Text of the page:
Posting a message to the forum will remove the above advertisement
  1. This site uses cookies. By continuing to use this site, you are agreeing to our use of cookies. Learn More.
  2. angel While you're here, would you mind checking out our Electrician's Insurance section to see if we could save you a few quid? - Specifically our Van Insurance Deals and Public Liability Insurance Deals. Thanks for supporting the forum! angel

    5% Discount from Electrical2Go.co.uk for ALL members! - Click Here

Discuss 18th.Edition 411.3. 1.2 Doubts in my mind ! in the New Member Introductions area at ElectrciansForums.co.uk.

Please make sure you checkout our forum sponsors, many do discounts for members and, they keep the forum free to use.
  1. gerry whitwham
    Offline

    gerry whitwham New EF Member

    My first posting to the forum!

    By way of introduction I have been retired from my previous job as a JIB Approved Electrician for around 15 years but like to kept informed of developments for my own benefit and to enable me to give advice to others.

    Recently I became aware of the 18th edition changes due in 2019 and in particular regulation 411. 3 . 1 .2. which effectively negates the need for equipotential bonding of incoming services providing " insulating inserts" are installed at point of entry . Without delving too deeply into the technicalities, it seems to me that a dangerous situation could arise if metal pipework was not bonded inasmuch as a fault current appearing on exposed metal pipework with no earth path for rapid disconnection . After all the whole idea of Equipotential Bonding and Automatic Disconnection (EBAD) was to ensure all services were at the same electrical potential to earth as the maions incoming electrical supply and always bonded on the consumer side of the supply with no intention of providing separate pathways to earth.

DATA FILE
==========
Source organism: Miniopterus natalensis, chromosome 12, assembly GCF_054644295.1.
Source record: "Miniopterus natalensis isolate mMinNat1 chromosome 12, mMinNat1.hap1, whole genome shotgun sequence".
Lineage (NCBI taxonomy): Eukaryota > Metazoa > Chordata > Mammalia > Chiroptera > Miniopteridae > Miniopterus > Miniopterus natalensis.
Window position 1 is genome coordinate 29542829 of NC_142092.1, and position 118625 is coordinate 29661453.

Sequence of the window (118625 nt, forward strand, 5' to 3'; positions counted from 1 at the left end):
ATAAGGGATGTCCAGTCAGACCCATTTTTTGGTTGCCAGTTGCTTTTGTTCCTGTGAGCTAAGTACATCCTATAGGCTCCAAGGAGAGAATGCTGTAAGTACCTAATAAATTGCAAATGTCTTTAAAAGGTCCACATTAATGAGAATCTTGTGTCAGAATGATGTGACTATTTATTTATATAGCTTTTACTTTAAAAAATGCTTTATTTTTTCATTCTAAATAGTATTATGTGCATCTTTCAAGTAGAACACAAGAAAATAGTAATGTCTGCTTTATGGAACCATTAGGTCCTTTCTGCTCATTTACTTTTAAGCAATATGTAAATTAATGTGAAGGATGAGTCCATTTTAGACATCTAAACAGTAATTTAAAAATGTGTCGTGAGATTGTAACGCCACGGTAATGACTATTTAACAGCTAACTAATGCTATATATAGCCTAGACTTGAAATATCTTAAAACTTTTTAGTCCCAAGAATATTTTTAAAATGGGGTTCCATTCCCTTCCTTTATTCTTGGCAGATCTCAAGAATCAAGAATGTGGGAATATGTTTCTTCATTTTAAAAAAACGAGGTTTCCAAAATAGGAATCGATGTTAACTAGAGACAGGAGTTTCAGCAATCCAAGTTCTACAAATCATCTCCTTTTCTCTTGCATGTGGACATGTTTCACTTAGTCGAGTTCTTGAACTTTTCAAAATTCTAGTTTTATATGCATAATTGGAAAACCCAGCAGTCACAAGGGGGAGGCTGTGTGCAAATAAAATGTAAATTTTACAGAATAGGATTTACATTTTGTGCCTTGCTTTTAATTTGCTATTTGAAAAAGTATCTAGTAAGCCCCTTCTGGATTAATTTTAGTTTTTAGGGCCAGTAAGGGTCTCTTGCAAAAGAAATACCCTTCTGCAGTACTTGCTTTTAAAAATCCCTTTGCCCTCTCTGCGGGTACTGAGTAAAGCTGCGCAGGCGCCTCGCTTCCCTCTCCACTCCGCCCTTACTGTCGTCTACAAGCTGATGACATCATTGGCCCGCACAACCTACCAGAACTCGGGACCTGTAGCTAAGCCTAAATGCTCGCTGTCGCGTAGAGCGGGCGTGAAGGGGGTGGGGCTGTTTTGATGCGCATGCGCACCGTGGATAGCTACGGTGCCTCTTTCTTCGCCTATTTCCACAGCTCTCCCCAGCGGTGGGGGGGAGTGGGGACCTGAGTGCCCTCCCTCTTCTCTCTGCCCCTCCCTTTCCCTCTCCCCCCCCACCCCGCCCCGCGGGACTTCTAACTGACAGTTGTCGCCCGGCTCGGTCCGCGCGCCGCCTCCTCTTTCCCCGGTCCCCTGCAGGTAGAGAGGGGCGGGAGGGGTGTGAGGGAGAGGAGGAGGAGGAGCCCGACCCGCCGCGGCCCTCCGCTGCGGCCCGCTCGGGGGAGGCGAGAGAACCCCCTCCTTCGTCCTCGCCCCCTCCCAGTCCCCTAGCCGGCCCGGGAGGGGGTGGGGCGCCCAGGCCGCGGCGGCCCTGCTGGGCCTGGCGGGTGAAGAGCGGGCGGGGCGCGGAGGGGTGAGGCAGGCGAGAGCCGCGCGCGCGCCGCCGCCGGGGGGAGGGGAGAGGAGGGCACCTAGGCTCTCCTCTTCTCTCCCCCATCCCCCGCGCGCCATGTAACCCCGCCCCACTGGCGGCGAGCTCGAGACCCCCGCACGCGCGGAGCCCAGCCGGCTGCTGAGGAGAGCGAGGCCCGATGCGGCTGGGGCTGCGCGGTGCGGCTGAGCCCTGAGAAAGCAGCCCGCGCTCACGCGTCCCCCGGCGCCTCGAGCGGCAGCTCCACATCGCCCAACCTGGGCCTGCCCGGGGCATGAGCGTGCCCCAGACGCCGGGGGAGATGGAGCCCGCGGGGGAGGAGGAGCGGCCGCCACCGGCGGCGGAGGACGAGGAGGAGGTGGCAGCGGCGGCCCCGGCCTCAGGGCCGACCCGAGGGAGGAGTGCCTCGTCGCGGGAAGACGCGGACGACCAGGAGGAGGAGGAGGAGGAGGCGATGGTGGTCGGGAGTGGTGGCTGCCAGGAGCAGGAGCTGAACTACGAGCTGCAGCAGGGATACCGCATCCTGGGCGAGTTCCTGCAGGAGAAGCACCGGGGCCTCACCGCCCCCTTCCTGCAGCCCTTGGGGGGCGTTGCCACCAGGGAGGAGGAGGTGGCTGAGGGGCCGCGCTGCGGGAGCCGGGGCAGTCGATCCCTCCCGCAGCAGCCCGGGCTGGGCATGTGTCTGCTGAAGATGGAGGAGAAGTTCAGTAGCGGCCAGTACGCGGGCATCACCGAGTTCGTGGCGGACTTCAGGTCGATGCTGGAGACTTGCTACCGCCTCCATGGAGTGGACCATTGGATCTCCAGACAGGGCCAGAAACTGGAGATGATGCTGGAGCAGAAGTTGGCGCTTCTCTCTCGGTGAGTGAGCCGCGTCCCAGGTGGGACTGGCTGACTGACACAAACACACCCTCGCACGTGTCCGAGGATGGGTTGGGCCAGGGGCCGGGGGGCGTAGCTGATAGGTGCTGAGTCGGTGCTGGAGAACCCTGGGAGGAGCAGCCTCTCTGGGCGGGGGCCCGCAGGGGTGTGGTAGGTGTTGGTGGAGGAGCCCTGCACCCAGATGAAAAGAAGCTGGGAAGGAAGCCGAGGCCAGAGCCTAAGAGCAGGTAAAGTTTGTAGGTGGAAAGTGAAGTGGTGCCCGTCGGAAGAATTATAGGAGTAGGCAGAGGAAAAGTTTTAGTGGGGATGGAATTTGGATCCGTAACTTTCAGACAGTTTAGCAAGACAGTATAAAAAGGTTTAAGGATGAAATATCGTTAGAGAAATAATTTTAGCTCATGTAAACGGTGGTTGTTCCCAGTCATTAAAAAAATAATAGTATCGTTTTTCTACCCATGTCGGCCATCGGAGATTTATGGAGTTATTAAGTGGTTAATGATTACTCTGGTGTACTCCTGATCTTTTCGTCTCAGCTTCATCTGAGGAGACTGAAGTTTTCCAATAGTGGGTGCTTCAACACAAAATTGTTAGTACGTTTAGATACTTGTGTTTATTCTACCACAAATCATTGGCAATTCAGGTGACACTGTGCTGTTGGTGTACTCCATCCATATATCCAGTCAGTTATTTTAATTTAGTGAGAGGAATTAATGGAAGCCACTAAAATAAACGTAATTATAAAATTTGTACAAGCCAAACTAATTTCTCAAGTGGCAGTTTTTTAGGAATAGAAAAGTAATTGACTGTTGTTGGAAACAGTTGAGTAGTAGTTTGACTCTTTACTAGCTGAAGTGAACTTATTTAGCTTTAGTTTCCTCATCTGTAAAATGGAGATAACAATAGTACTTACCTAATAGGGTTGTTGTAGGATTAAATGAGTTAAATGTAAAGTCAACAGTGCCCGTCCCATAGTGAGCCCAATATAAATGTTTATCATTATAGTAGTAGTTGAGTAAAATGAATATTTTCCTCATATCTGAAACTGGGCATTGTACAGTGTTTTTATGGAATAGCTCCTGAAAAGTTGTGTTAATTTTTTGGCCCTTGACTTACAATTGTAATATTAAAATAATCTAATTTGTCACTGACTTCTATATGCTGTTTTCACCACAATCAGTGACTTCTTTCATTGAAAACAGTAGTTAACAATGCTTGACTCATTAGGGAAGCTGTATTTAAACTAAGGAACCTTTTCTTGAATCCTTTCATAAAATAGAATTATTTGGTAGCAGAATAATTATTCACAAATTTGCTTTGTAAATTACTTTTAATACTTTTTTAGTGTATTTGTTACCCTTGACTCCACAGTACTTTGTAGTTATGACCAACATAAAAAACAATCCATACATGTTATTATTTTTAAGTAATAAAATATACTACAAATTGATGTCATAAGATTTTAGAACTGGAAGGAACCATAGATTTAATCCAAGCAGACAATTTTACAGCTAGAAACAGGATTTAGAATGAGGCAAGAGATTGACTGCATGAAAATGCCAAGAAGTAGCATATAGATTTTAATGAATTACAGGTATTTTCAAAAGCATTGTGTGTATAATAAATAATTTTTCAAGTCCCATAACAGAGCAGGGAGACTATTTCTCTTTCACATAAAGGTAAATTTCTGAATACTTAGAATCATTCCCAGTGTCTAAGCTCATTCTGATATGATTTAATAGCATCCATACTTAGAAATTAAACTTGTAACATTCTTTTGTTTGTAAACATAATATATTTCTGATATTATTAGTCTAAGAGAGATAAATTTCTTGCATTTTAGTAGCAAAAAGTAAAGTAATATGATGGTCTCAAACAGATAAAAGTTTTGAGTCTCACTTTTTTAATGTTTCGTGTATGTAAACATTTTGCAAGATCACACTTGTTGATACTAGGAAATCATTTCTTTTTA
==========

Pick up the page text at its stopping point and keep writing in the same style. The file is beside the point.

Struggling to come to terms with this reg !
     
  2. Daniel Oake
    Offline

    Daniel Oake Active EF Member

    Location:
    Hull